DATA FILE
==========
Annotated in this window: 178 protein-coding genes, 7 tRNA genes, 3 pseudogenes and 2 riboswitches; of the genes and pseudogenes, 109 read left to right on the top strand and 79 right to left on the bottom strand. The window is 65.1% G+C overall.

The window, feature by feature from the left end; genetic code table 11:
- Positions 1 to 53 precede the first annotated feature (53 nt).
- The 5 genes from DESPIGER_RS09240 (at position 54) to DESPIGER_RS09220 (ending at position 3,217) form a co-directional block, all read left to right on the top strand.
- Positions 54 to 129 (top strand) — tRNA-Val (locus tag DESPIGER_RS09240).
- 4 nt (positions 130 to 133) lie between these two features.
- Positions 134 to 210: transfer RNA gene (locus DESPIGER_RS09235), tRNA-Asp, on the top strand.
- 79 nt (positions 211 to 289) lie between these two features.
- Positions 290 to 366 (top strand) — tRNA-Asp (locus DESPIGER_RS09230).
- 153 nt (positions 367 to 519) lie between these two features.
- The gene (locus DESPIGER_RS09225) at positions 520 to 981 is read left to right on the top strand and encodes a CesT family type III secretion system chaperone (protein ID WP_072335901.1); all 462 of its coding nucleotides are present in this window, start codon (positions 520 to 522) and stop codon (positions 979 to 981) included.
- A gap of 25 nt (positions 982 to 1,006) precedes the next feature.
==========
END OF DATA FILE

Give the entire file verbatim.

Annotated in this window: 178 protein-coding genes, 7 tRNA genes, 3 pseudogenes and 2 riboswitches; of the genes and pseudogenes, 109 read left to right on the top strand and 79 right to left on the bottom strand. The window is 65.1% G+C overall.

The window, feature by feature from the left end; genetic code table 11:
- Positions 1 to 53 precede the first annotated feature (53 nt).
- The 5 genes from DESPIGER_RS09240 (at position 54) to DESPIGER_RS09220 (ending at position 3,217) form a co-directional block, all read left to right on the top strand.
- Positions 54 to 129 (top strand) — tRNA-Val (locus tag DESPIGER_RS09240).
- 4 nt (positions 130 to 133) lie between these two features.
- Positions 134 to 210: transfer RNA gene (locus DESPIGER_RS09235), tRNA-Asp, on the top strand.
- 79 nt (positions 211 to 289) lie between these two features.
- Positions 290 to 366 (top strand) — tRNA-Asp (locus DESPIGER_RS09230).
- 153 nt (positions 367 to 519) lie between these two features.
- The gene (locus DESPIGER_RS09225) at positions 520 to 981 is read left to right on the top strand and encodes a CesT family type III secretion system chaperone (protein ID WP_072335901.1); all 462 of its coding nucleotides are present in this window, start codon (positions 520 to 522) and stop codon (positions 979 to 981) included.
- A gap of 25 nt (positions 982 to 1,006) precedes the next feature.